The result of all these discussions with different sects of Protestants was a conviction that no one of us had a correct view of Christianity. We all appeared right thus; in acknowledging Christ as the Son of God, , whose doctrines and commandments we were to follow as the way to happiness, both in time and eternity; but it seemed as if the form of doctrine and discipline established by the Apostles had been lost sight of all through the church. I wished therefore to see Christians in general united in the resolution to find the way of truth and peace, convinced that God would not fail to point it out to them. Whether or not others would seek his blessing with me, I had great confidence that, before long, God would clear up my doubts, and therefore my mind was not made uneasy by them. I must here notice a conversation which I had with a Protestant minister about a year before I was a Catholic, by which my views of the use of Scripture were much enlightened, and by which, as it will be clearly seen, I was yet farther prepared to come to a right understanding of the true rule of Christian Faith, proposed by the Catholic Church. This gentleman was a zealous defender of the authority of the Church of England against the various sects of Protestant Dissidents, who have of late years gained so much advantage against her. He perceived that, while men were allowed to claim a right of interpreting Scripture according to their own judgement there never could be an end of schism; and, therefore, he zealously insisted on the duty of our submitting to ecclesiastical authority in controversies of faith, maintaining that the Spirit of God spoke to us through the voice of the Church, as well as in the written Word. Had I been convinced by this part of his argument, it would have led me to submit to the Catholic Church; and not to the Church of England; and,    indeed, I am acquainted with one young man who actually became a Catholic through the preaching of this gentleman; following these true principles, as he was bound to do, to their legitimate consequences. But I did not, at this time, perceive the truth of the position; I yet had no idea of the existence of Divine unwritten   Tradition in the church. I could imagine no way for the discovery of the truth but persevering study of the Scriptures, which, as they were the only Divine             rule of faith with which I was acquainted, I thought must of course be sufficient for our guidance; if used with a humble and tractable spirit; but the discourse of this clergyman led me at least to make an observation which had never struck my mind before, as being of any importance; namely, that the system of religion; which Christ taught the apostles, and which they delivered to the Church, was something distinct from our volume of the Scriptures. The New Testament perceived to be a collection of accidental writings; which, as coming from the pens of inspired men, I was, assured must, in every point, be agreeable to the true faith; but they neither were, nor anywhere professed to be, a complete and systematic account of Christian faith and practice. I was, therefore, in want of some further guidance on which I should depend. I knew not that it was in the Catholic Church that I was at length to find what I was in search of; but every Catholic will see, if I have sufficiently explained my case, how well I was, prepared to accept with joy the direction of the Catholic Church; when once I should be convinced: that she still preserved unchanged and inviolate the very form of faith taught by the Apostles; the knowledge of which is, as it were, the key to the right and sure interpretation of the written Word.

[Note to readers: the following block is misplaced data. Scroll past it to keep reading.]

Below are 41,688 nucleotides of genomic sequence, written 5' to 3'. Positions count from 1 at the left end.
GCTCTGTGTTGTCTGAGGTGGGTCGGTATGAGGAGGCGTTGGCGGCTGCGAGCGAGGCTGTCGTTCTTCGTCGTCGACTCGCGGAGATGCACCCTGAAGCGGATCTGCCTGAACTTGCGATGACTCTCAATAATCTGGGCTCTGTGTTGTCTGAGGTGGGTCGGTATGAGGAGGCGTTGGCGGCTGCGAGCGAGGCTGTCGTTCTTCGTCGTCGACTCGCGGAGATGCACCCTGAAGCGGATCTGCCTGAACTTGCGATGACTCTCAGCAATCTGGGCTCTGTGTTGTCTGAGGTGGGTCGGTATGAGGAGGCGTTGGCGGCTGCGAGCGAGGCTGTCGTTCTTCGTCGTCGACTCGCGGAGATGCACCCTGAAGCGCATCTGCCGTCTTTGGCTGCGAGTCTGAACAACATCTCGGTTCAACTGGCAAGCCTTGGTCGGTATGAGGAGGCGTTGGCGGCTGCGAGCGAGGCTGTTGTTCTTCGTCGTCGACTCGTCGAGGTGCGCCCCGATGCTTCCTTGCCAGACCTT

It is now time, then, to state the principal steps by which it pleased God gradually to overcome my prejudices against the Catholic Church. In my early education I heard very little about the Catholic Church. I had been taught in general terms, that it was full of errors and superstitions; that at the glorious era of the Reformation, Luther had begun the work of dispelling the darkness with which the spiritual tyranny of the Popes had covered the world; and that England was one of the favoured nations which had shaken of the yoke, and had adopted the most admirable system of faith and worship of any of the Reformed Churches. This is the general statement of the case, which has been handed down from father to son since the days of Queen Elizabeth. If it be asked how people can suffer themselves to be so imposed upon, I can only answer, that men will readily believe what flatters their personal or their national vanity, and therefore the English have received this tale with ready credulity; and hardly one in a thousand stops to doubt what comes confirmed by such a weight of authority, and what he naturally desires to be true. As it was under these impressions that I looked on what I saw of the Catholic religion when I was in Italy ten or twelve years ago, it is no wonder that I went home only confirmed in my prejudices.